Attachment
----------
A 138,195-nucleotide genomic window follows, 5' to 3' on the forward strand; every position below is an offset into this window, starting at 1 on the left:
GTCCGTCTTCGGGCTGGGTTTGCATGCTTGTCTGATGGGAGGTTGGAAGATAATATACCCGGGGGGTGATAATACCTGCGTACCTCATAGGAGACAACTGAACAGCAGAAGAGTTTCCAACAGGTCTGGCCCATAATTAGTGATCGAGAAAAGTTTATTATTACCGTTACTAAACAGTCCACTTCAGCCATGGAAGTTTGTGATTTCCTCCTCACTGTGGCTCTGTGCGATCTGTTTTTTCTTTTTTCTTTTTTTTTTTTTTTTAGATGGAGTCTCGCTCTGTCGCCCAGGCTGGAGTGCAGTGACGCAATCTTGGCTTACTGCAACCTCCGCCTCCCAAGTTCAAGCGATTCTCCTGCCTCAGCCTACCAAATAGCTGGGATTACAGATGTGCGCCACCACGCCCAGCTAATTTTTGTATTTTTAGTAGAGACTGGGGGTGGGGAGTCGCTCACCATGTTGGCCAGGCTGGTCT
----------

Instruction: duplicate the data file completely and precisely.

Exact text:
A 138,195-nucleotide genomic window follows, 5' to 3' on the forward strand; every position below is an offset into this window, starting at 1 on the left:
GTCCGTCTTCGGGCTGGGTTTGCATGCTTGTCTGATGGGAGGTTGGAAGATAATATACCCGGGGGGTGATAATACCTGCGTACCTCATAGGAGACAACTGAACAGCAGAAGAGTTTCCAACAGGTCTGGCCCATAATTAGTGATCGAGAAAAGTTTATTATTACCGTTACTAAACAGTCCACTTCAGCCATGGAAGTTTGTGATTTCCTCCTCACTGTGGCTCTGTGCGATCTGTTTTTTCTTTTTTCTTTTTTTTTTTTTTTTAGATGGAGTCTCGCTCTGTCGCCCAGGCTGGAGTGCAGTGACGCAATCTTGGCTTACTGCAACCTCCGCCTCCCAAGTTCAAGCGATTCTCCTGCCTCAGCCTACCAAATAGCTGGGATTACAGATGTGCGCCACCACGCCCAGCTAATTTTTGTATTTTTAGTAGAGACTGGGGGTGGGGAGTCGCTCACCATGTTGGCCAGGCTGGTCT